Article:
36What are phases?Phase: in astronomy, the change in the illuminated area of one celestial body as seen from another celestial body; are caused by the changing positions of Earth, the sun, and the moon
38Why are their phases of the moon? Moonlight is reflected sunlightHalf the moon’s surface is always reflecting lightFrom Earth we see different amounts of the Moon’s lit surfaceThe amount seen is called a “phase”Synchronous rotation: orbital and rotational periods are equal.
45Review questionWhen only a small part of the moon is visible, the moon may be in itsfirst-quarter phasewaning-crescent phasenew moon phaselast-quarter phase
46Why don’t we have eclipses every month? MOON – SUN – EARTH: All do not travel in the same plane of orbit
47What are eclipses?an event in which the shadow of one celestial body falls on anotherBodies orbiting the sun cast long shadows into space
48What is the shadow structure for an eclipse? UMBRA (Latin for "shadow")is the darkest part of the shadowPenumbraUmbraPENUMBRA is a partial shadow,grayish outer part of a sunspot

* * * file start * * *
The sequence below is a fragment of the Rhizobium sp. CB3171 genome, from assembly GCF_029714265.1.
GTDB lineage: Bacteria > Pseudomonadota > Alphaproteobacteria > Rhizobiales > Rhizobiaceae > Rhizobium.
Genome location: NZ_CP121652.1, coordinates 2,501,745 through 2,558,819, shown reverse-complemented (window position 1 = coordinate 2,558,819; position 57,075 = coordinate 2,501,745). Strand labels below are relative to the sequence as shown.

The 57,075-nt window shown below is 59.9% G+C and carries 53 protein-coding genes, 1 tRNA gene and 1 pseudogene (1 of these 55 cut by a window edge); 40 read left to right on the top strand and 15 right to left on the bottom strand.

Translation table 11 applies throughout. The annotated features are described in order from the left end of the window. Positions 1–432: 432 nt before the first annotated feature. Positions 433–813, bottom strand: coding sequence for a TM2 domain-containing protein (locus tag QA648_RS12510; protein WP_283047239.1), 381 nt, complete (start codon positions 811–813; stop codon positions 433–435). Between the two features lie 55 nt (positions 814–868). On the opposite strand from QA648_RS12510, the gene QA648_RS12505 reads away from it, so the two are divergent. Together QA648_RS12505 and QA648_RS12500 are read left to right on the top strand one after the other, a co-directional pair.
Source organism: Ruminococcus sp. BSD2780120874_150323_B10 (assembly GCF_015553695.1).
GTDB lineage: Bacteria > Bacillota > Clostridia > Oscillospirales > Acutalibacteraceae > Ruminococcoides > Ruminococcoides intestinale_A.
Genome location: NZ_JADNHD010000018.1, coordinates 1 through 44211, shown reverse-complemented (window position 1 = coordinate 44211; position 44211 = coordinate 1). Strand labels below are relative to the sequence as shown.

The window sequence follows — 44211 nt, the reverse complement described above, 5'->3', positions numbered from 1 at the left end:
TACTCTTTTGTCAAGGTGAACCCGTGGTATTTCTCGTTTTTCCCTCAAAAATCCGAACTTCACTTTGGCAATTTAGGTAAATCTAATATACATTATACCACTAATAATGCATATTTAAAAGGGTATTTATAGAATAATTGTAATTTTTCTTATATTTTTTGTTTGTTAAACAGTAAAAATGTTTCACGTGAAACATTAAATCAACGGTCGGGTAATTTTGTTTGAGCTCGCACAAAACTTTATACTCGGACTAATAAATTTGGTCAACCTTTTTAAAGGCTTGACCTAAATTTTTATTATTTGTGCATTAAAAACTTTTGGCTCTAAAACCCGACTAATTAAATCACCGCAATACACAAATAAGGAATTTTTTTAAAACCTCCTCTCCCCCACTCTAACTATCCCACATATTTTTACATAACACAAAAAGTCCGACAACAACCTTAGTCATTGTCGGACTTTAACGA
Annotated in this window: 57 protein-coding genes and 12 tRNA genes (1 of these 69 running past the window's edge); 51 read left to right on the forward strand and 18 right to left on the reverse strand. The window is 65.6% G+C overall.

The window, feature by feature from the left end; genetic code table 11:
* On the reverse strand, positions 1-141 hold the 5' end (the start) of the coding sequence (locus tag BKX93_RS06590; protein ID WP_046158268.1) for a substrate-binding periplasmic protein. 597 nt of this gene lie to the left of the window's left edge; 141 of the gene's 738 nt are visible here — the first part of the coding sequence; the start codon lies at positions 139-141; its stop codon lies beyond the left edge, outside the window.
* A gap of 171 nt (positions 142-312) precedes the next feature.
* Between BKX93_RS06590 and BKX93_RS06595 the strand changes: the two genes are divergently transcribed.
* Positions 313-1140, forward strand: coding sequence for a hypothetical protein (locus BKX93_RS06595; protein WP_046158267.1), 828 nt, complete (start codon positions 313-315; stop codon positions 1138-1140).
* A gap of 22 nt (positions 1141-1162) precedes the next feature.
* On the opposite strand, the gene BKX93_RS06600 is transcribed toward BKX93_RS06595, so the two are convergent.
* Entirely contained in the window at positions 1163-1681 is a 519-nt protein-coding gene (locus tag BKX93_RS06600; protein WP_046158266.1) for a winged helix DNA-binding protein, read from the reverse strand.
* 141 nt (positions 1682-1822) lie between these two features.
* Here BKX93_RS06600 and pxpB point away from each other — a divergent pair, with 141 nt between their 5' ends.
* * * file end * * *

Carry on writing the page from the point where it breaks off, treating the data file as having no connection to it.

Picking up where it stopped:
49What is a solar eclipse?A solar eclipse is when the moon comes between the sun and the Earth, so that a viewer is in the moon's shadow.Total eclipses rare – only once every 360 years from one location!
50How do I see a total solar eclipse? Observers in the “umbra” shadow see a total eclipse (safe to view the Sun); can see the coronaThose in “penumbra” see a partial eclipse—not safe to look directly at SunOnly lasts a few minutesPath of Totality about 10,000 miles long, only 100 miles wide
55Why not a solar eclipse every month then? Moon's orbit is tilted about 5o with respect to the Earth's orbit (ecliptic), so the shadows usually miss!MoonEarthEclipticMoon’s Orbit
56What is a lunar eclipse?the passing of the moon through Earth’s shadow at full moonoccurs when Earth is positioned between the moon and the sun and when Earth’s shadow crosses the lighted half of the moon
59Why is the Moon red during an eclipse? The Earth’s atmosphere filters some sunlight and allows it to reach the Moon’s surfaceThe blue light is removed—scattered down to make a blue sky over those in daytimeRemaining light is red or orangeSome of this remaining light is bent or refracted so that a small fraction of it reaches the MoonExact appearance depends on dust and clouds in the Earth’s atmosphere